What’s curious about this speculation is that the Commission, in the very next sentence, says, “It appears that the potential targets [in those buildings] were mostly individuals who were or who could have been present in the building at the time it was hit, presumably on account of their alleged links to the police, Hamas or an armed group” (ibid). That suggests that the IDF did have reason to believe that bona fide military targets were in those buildings. So why, in the previous sentence, did the Commission suggest the buildings might not have been bona fide military targets?

The Report never says. Yet, the Commission includes this sort of anti-Israel speculation repeatedly throughout the Report. It strikes me as a form of subliminal suggestion—against Israel. It has no place in a professional, fact-based Report.

Such suggestion is not the essence of an objective investigation. It’s the essence of an attempt to influence the reader to a pre-determined conclusion.

Is that the UN goal here?

In the next sentence, the Commission took the trouble to parse for you its interpretation of IHL. It stated, “international law provides that persons may be targeted only [my emphasis] if they participate directly in hostilities or are members of organized armed groups with a continuous combat function” (ibid).

The key word here is, ‘only’. It suggests that if the IDF had no knowledge that individuals in those buildings were participating directly in hostilities or were part of a group that maintained ‘a continuous combat function’, it had no legal right to hit those buildings.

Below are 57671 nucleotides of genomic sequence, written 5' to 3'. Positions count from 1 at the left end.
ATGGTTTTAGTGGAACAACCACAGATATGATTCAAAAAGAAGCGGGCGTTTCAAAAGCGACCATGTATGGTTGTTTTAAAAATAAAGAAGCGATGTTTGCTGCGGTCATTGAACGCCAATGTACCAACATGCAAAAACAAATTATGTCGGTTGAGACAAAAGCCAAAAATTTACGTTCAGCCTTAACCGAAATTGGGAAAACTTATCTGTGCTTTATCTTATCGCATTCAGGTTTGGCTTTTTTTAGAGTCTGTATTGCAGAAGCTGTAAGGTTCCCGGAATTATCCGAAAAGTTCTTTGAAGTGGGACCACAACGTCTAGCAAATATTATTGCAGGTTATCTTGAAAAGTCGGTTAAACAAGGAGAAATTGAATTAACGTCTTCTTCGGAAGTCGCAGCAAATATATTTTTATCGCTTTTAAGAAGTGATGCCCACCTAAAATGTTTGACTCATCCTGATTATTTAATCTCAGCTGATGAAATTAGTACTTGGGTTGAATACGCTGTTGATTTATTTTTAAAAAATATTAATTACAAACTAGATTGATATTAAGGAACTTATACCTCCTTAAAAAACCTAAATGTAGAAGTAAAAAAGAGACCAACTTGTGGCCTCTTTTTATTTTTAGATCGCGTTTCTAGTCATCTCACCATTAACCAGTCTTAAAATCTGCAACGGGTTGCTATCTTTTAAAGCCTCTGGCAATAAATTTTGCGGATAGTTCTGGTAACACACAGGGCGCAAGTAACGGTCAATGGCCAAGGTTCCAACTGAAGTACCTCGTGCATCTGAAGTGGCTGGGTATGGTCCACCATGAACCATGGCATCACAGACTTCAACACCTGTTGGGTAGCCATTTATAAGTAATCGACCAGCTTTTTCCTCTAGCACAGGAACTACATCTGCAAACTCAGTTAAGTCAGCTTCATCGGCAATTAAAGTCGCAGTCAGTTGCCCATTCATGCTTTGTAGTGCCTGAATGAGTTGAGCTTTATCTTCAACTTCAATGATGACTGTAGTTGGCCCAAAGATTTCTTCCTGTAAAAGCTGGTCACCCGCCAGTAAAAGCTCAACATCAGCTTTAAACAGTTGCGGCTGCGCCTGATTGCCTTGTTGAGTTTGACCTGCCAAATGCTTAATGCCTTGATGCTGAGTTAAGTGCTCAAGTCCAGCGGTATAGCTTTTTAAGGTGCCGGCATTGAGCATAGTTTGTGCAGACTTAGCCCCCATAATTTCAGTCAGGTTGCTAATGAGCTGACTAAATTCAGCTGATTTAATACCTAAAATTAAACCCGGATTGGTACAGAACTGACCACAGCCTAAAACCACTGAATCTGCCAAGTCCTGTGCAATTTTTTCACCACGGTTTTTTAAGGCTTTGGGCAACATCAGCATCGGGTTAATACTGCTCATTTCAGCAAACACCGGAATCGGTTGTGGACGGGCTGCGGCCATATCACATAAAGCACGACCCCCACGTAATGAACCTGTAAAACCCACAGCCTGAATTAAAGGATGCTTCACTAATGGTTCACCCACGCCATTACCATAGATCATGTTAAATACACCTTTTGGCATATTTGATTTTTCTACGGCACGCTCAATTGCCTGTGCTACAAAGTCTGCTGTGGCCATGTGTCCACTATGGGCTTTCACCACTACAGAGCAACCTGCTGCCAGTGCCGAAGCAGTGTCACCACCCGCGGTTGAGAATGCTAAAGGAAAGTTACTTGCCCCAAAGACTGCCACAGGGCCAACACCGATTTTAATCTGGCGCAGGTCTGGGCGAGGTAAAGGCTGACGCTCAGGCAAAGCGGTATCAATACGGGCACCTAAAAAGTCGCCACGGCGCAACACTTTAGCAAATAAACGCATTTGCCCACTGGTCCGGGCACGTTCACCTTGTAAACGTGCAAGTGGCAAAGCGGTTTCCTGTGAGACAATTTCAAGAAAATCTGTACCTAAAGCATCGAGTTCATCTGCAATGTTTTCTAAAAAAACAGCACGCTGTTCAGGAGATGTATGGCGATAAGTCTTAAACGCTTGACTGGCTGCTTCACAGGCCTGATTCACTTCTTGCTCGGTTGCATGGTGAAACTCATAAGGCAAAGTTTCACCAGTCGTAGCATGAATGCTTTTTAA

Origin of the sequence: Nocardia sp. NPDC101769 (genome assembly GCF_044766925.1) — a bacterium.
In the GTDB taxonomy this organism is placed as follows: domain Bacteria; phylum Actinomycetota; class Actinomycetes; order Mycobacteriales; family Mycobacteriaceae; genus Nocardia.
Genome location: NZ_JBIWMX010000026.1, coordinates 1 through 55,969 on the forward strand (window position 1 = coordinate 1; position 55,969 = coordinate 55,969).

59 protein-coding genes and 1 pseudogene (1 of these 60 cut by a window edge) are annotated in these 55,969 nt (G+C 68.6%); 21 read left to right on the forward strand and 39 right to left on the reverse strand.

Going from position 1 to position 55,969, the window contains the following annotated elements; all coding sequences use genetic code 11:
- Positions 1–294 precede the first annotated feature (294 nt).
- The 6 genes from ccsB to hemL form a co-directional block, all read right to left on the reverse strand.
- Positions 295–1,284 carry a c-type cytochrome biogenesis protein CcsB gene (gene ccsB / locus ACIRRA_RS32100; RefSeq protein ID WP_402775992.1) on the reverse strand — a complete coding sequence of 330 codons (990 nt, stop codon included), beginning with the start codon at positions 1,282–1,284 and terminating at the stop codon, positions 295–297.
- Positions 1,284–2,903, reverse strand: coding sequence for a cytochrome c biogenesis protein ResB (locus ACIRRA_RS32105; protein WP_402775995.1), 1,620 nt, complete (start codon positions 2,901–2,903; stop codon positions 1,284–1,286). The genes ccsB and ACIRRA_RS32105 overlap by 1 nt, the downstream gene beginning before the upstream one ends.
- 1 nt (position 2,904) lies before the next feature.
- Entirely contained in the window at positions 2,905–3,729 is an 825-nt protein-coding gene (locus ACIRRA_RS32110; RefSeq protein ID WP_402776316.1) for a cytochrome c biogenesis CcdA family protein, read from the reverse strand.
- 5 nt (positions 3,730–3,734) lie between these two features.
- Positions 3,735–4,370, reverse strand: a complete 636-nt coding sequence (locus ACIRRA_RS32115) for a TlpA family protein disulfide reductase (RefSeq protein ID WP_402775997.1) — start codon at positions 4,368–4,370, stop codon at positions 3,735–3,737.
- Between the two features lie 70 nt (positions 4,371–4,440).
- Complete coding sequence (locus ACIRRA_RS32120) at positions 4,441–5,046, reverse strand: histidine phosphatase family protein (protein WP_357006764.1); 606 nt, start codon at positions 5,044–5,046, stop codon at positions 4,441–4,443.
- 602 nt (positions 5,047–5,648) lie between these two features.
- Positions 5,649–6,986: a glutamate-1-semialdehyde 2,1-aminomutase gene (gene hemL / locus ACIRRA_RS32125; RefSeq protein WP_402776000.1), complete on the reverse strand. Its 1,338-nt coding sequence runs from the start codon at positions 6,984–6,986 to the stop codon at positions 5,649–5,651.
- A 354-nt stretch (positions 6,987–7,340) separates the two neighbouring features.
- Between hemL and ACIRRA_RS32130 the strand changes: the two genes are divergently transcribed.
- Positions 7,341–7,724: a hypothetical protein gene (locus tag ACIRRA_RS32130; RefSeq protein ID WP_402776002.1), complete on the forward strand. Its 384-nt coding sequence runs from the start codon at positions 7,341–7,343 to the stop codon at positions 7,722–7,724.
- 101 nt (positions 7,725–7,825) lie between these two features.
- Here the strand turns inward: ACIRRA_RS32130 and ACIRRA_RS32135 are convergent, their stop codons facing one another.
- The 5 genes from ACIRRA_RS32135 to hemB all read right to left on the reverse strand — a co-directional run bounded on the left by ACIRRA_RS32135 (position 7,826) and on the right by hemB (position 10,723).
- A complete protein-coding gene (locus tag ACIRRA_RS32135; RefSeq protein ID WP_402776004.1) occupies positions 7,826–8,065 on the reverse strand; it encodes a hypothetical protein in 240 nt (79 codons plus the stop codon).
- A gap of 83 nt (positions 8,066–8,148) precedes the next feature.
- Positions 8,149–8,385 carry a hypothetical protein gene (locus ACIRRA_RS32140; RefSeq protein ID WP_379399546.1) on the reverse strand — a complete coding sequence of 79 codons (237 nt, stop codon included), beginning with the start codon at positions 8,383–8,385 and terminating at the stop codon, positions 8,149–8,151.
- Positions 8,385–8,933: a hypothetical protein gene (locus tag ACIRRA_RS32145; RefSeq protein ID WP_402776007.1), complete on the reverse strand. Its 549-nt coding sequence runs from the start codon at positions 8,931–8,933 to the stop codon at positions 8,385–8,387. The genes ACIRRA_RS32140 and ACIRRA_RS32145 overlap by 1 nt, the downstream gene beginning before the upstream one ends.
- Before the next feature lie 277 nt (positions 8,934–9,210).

Again, what purpose—other than to raise suspicions against Israel—does such a statement serve?  This is an important question because this interpretation of IHL is absolutely false.

It reveals a complete ignorance of how IHL is supposed to work.

The IDF military commander who ordered that attack is under no legal obligation to know for a fact that people in those buildings ‘actively participated in hostilities or were members of a combat group’ in order to be legally able to attack.

Yes, that IDF commander does have legal requirements he must meet before he attacks. But none of them have to do with knowing precisely the military standing of people in that building: first, he must have a military objective when attacking those buildings. Second, he must have ‘reasonable’ belief that the buildings contain a military significance. Third, he must calculate, at his discretion, if potential incidental civilian casualties are proportionate to the military objective he hopes to accomplish with an attack.

He is not required to have direct evidence of anything or anyone in those buildings. He must simply demonstrate ‘reasonableness’ for his decision-making.

To help him reach that ‘reasonableness’, the IDF places lawyers specially trained in this subject at the point of command. Those lawyers make sure that the commanders’ ‘reasonableness’ meets standards established by the IDF.

Hamas has no such lawyers. Hamas does not follow any IHL requirements. Hamas does not require reasonableness when its commanders order an attack against Israel. Hamas uses no lawyers specially trained in IHL code. Hamas does not require that targets must have a military significance. Hamas, in other words, violates IHL requirements with virtually every battle decision it makes. Israel conforms to IHL requirements—and has records to prove it.

The Commission neglected to mention the existence of these two very different legal realities. These realities make the IDF and Hamas two very, very different combatants in the eyes of IHL. One, Israel, conforms to IHL requirements. It really does ‘follow the laws of war’.

The other combatant, Hamas, flaunts IHL. It rejects any pretence at legality in war.

That distinction alone should focus the Commission’s attention on Hamas’ performance in war. But it doesn’t. Instead, the Commission focused on misapplying IHL, misrepresenting facts (I’ll talk more about this later this week)—and using subliminal suggestion--to cast suspicion on Israel.

That’s not using IHL to determine what happened in Gaza. That’s using a bastardized interpretation of IHL to harm Israel.

I’ll have more to say later in the week.